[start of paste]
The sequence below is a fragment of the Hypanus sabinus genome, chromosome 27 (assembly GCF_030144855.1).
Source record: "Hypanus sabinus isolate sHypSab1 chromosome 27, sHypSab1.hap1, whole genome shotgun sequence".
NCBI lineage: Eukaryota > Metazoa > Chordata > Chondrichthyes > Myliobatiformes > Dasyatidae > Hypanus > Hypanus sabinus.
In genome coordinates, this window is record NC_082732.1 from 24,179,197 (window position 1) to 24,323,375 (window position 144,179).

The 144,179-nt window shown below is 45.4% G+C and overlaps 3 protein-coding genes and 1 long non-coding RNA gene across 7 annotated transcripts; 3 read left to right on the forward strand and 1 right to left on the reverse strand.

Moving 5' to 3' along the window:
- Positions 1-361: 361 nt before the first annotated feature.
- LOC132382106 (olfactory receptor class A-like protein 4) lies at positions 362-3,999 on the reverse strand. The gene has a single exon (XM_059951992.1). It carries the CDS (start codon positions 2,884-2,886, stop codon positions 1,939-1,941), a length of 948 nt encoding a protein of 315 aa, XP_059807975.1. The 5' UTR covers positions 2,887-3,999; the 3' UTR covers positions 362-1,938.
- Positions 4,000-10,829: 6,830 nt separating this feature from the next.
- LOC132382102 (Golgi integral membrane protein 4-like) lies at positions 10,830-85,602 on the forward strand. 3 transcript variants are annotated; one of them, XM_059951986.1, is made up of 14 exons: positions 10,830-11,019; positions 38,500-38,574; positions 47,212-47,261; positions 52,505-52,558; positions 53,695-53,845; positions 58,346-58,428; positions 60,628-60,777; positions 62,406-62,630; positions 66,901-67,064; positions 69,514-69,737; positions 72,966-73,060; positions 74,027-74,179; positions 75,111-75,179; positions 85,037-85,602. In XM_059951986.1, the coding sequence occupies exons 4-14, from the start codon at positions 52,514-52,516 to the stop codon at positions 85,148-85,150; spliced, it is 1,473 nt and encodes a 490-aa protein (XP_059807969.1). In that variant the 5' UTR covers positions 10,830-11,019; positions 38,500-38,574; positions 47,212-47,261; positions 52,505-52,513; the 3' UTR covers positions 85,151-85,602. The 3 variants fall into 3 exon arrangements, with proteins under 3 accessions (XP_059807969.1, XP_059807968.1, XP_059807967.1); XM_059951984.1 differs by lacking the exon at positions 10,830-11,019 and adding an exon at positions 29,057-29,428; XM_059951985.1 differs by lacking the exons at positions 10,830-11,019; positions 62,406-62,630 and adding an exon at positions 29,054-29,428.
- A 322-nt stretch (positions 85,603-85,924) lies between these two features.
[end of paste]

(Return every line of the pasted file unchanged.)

The sequence below is a fragment of the Hypanus sabinus genome, chromosome 27 (assembly GCF_030144855.1).
Source record: "Hypanus sabinus isolate sHypSab1 chromosome 27, sHypSab1.hap1, whole genome shotgun sequence".
NCBI lineage: Eukaryota > Metazoa > Chordata > Chondrichthyes > Myliobatiformes > Dasyatidae > Hypanus > Hypanus sabinus.
In genome coordinates, this window is record NC_082732.1 from 24,179,197 (window position 1) to 24,323,375 (window position 144,179).

The 144,179-nt window shown below is 45.4% G+C and overlaps 3 protein-coding genes and 1 long non-coding RNA gene across 7 annotated transcripts; 3 read left to right on the forward strand and 1 right to left on the reverse strand.

Moving 5' to 3' along the window:
- Positions 1-361: 361 nt before the first annotated feature.
- LOC132382106 (olfactory receptor class A-like protein 4) lies at positions 362-3,999 on the reverse strand. The gene has a single exon (XM_059951992.1). It carries the CDS (start codon positions 2,884-2,886, stop codon positions 1,939-1,941), a length of 948 nt encoding a protein of 315 aa, XP_059807975.1. The 5' UTR covers positions 2,887-3,999; the 3' UTR covers positions 362-1,938.
- Positions 4,000-10,829: 6,830 nt separating this feature from the next.
- LOC132382102 (Golgi integral membrane protein 4-like) lies at positions 10,830-85,602 on the forward strand. 3 transcript variants are annotated; one of them, XM_059951986.1, is made up of 14 exons: positions 10,830-11,019; positions 38,500-38,574; positions 47,212-47,261; positions 52,505-52,558; positions 53,695-53,845; positions 58,346-58,428; positions 60,628-60,777; positions 62,406-62,630; positions 66,901-67,064; positions 69,514-69,737; positions 72,966-73,060; positions 74,027-74,179; positions 75,111-75,179; positions 85,037-85,602. In XM_059951986.1, the coding sequence occupies exons 4-14, from the start codon at positions 52,514-52,516 to the stop codon at positions 85,148-85,150; spliced, it is 1,473 nt and encodes a 490-aa protein (XP_059807969.1). In that variant the 5' UTR covers positions 10,830-11,019; positions 38,500-38,574; positions 47,212-47,261; positions 52,505-52,513; the 3' UTR covers positions 85,151-85,602. The 3 variants fall into 3 exon arrangements, with proteins under 3 accessions (XP_059807969.1, XP_059807968.1, XP_059807967.1); XM_059951984.1 differs by lacking the exon at positions 10,830-11,019 and adding an exon at positions 29,057-29,428; XM_059951985.1 differs by lacking the exons at positions 10,830-11,019; positions 62,406-62,630 and adding an exon at positions 29,054-29,428.
- A 322-nt stretch (positions 85,603-85,924) lies between these two features.